The prescribing information contained in the Fluothane package insert has always been produced and included in every advertisement of the drug .... The same information has also appeared in the Physician’s Desk Reference (P.D.R.) since 1976.
In addition to the package inserts, ‘dear doctor’ letters and journal advertising, Ayerst has disseminated information to the medical profession by means of detailmen. The instructions to the detailmen, who are sales personnel, have always been to conform their discussion of Fluothane to the information contained in the package insert ....
Plaintiffs also rely on the following affidavit of pharmacologist Dr. James T. O’Donnell as evidence of the extent to which medical professionals responsible for Holley’s care relied on drug information supplied by the manufacturers:
I am acquainted with the syndrome known as malignant hyperthermia and I am further familiar with the state of the knowledge in the professional literature concerning malignant hyperthermia at the time of the operation of Ervin Holley at Duke Hospital in 1976. I have also acquainted myself with the advertising of these two defendants of these *359respective products as of the time of the operation in 1976 and before.
I am also acquainted with the degree of reliance by medical and pharmacy personnel, including physicians, on information about drugs provided by the manufacturers from various sources including package inserts, mailings and oral information supplied by detailmen. In my opinion, I possess expert knowledge concerning the degree that the information supplied by drug manufacturers are [sic] relied upon by individuals in medical and health fields.
For reasons that I can elaborate upon in more detail in actual testimony, it is my opinion that the information supplied by these defendants for their respective drugs of Fluothane and Anectine were completely inadequate to warn users of these drugs of the dangers of the development of the syndrome of malignant hyperthermia and of any recommended treatment of it if it, in fact, developed .... [SJhould it be determined that Mr. Holley developed malignant hyperthermia during his operation in April, 1976, then I do hold the opinion that the failure of the health personnel responsible for his care at that time to recognize the malignant hyperthermia syndrome was, at least, due in part to the failure of the manufacturers of Fluothane and Anectine to warn of the propensities of their drugs to cause or trigger this syndrome and due in part to their over-promotion of these drugs without giving fair balance to the dangers of the drugs.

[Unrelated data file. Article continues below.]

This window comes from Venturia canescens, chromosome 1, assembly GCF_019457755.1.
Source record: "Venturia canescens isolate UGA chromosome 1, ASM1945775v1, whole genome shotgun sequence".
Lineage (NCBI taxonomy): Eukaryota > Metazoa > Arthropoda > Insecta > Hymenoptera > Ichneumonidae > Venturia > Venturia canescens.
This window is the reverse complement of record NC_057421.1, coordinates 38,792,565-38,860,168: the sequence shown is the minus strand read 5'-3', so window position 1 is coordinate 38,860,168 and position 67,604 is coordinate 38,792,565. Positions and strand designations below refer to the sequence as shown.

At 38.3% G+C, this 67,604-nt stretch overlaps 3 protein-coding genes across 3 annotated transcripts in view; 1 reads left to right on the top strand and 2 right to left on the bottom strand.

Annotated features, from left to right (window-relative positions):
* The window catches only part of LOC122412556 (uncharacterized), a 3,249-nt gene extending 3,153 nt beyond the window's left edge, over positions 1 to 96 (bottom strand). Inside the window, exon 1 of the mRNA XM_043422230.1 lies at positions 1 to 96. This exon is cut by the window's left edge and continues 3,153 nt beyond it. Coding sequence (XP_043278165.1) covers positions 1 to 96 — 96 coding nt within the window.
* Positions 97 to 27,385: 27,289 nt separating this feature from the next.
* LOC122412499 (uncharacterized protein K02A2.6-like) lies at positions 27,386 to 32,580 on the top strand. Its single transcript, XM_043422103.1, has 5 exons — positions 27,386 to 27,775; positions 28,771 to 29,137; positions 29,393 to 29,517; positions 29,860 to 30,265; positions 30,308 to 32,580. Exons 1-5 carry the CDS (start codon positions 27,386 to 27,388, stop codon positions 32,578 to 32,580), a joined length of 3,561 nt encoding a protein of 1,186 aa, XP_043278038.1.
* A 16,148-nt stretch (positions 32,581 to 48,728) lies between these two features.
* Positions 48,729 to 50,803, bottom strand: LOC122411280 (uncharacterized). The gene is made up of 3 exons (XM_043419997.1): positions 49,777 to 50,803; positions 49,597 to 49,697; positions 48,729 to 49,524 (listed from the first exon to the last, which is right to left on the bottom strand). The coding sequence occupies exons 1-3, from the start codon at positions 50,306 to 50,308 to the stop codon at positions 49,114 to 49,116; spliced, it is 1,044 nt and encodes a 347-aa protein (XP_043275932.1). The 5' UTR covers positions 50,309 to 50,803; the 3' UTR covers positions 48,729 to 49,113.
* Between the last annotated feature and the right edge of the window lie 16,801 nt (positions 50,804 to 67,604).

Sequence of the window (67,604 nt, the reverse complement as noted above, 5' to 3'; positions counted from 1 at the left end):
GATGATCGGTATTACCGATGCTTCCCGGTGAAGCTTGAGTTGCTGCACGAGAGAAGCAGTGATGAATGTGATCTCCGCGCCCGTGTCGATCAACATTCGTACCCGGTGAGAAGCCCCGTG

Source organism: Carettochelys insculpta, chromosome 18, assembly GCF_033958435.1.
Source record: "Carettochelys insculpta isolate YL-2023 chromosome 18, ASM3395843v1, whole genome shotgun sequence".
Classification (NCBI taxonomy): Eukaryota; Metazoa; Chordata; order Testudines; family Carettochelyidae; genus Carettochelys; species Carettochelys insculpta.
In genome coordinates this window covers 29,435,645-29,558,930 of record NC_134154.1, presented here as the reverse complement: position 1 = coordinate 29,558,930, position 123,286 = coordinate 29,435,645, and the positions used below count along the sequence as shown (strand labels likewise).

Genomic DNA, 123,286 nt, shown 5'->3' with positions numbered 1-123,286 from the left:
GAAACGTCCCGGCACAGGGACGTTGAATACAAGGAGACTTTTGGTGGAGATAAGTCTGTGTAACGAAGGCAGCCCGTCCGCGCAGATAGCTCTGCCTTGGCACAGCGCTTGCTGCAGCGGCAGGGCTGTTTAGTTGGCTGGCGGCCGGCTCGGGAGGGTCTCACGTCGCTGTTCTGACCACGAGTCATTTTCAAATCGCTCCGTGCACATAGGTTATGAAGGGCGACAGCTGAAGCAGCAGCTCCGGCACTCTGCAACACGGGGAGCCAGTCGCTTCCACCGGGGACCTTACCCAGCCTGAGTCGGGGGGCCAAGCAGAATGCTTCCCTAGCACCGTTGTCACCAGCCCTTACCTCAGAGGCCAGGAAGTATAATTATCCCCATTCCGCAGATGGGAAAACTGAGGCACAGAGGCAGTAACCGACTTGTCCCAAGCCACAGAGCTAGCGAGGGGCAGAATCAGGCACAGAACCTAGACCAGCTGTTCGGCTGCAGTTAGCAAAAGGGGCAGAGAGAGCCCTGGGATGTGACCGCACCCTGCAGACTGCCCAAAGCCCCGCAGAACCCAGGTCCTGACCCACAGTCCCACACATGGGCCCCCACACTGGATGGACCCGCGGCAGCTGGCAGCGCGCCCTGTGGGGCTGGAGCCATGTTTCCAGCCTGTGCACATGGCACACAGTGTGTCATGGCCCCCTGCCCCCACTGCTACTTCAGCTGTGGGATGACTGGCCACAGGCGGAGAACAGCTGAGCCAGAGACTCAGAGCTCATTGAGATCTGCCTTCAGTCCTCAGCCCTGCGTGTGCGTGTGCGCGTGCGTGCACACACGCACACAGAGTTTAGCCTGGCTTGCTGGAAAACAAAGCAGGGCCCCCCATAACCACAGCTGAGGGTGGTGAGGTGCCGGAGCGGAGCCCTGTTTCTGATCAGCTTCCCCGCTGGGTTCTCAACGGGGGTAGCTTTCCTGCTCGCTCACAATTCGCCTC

Summary judgment is ... a device by which a defending party may force the claimant to produce a forecast of claimant’s evidence demonstrating that claimant will, at trial, be able to make out at least a prima facie case or that he will be able to surmount an affirmative defense. Under such circumstances claimant need not present all the evidence available in his favor but only that necessary to rebut the defendant’s showing that an essential element of his claim is non-existent or that he cannot surmount an affirmative de*360fense. See Moore v. Fieldcrest Mills, Inc., 296 N.C. 467, 470, 251 S.E. 2d 419, 421 (1979); see generally Louis, Federal Summary Judgment Doctrine: A Critical Analysis, 83 Yale L.J. 745 (1974).
Drawing, as we must, all inferences of fact in favor of the plaintiffs, the affidavits and deposition testimony, taken together, are sufficient to defeat defendants’ motion for summary judgment based on lack of proximate causal relationship between the alleged breach of duty and the injuries suffered by Holley.
First, plaintiffs’ contention that Dr. Hooper relied directly or indirectly on defendants’ overpromotion and inadequate warnings in package inserts finds support in defendant Ayerst’s affidavit. The affidavit plainly indicates that during the course of marketing drugs the manufacturers seek to keep the medical profession fully informed through a variety of means including medical journals, professional literature distributions and package inserts. The information contained in the package inserts according to Ayerst was the key to information which they as manufacturers presented to the medical profession through various sources. Furthermore, Dr. Hooper in deposition testimony specifically stated that one of his sources of knowledge concerning Fluothane and Anectine was the medical literature. The testimonies of Ayerst and Dr. Hooper, therefore, when read together in a light most favorable to plaintiffs, raise a genuine issue of triable fact as to the extent to which Dr. Hooper relied either directly or indirectly upon information contained in the package inserts and promotional information supplied by the drug manufacturers.
Secondly, Dr. O’Donnell’s affidavit, based on his asserted knowledge of professional literature concerning malignant hyperthermia, the information supplied by defendants concerning Fluothane and Anectine and the degree of reliance accorded such information by medical personnel in general, directly addresses the issue of proximate cause. His testimony that assuming Holley suffered from malignant hyperthermia, the failure of medical personnel to timely recognize and treat such condition was in part due to defendants’ inadequate warnings and overpromotion, constitutes a forecast of competent evidence which, if believed by a jury, would establish the essential element of proximate cause in plaintiffs’ negligence action.
*361For the foregoing reasons we find that there exists a genuine issue of fact as to whether the alleged negligence of defendants was the proximate cause of Ervin Lee Holley’s injuries. Accordingly, we agree with the Court of Appeals that the trial court erred in allowing defendant’s motion for summary judgment. Therefore, for the reasons stated in this opinion, the decision of the Court of Appeals is affirmed.
Justices Parker and Browning did not participate in the consideration or decision of this case.